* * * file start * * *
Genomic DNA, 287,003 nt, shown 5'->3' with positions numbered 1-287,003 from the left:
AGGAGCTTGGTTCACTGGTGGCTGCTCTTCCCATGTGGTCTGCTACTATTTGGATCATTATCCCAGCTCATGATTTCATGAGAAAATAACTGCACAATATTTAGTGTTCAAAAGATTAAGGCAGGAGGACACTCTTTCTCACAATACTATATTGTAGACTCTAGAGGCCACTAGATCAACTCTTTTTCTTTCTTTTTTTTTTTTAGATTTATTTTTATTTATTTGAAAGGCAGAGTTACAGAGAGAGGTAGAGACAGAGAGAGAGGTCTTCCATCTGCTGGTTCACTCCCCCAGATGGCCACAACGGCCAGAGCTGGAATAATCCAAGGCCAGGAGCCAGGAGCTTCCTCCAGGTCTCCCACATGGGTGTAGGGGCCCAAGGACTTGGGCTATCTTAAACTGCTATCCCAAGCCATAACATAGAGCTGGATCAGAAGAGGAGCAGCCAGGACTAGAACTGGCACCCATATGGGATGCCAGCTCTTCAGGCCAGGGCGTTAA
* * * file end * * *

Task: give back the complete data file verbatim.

Genomic DNA, 287,003 nt, shown 5'->3' with positions numbered 1-287,003 from the left:
AGGAGCTTGGTTCACTGGTGGCTGCTCTTCCCATGTGGTCTGCTACTATTTGGATCATTATCCCAGCTCATGATTTCATGAGAAAATAACTGCACAATATTTAGTGTTCAAAAGATTAAGGCAGGAGGACACTCTTTCTCACAATACTATATTGTAGACTCTAGAGGCCACTAGATCAACTCTTTTTCTTTCTTTTTTTTTTTTAGATTTATTTTTATTTATTTGAAAGGCAGAGTTACAGAGAGAGGTAGAGACAGAGAGAGAGGTCTTCCATCTGCTGGTTCACTCCCCCAGATGGCCACAACGGCCAGAGCTGGAATAATCCAAGGCCAGGAGCCAGGAGCTTCCTCCAGGTCTCCCACATGGGTGTAGGGGCCCAAGGACTTGGGCTATCTTAAACTGCTATCCCAAGCCATAACATAGAGCTGGATCAGAAGAGGAGCAGCCAGGACTAGAACTGGCACCCATATGGGATGCCAGCTCTTCAGGCCAGGGCGTTAA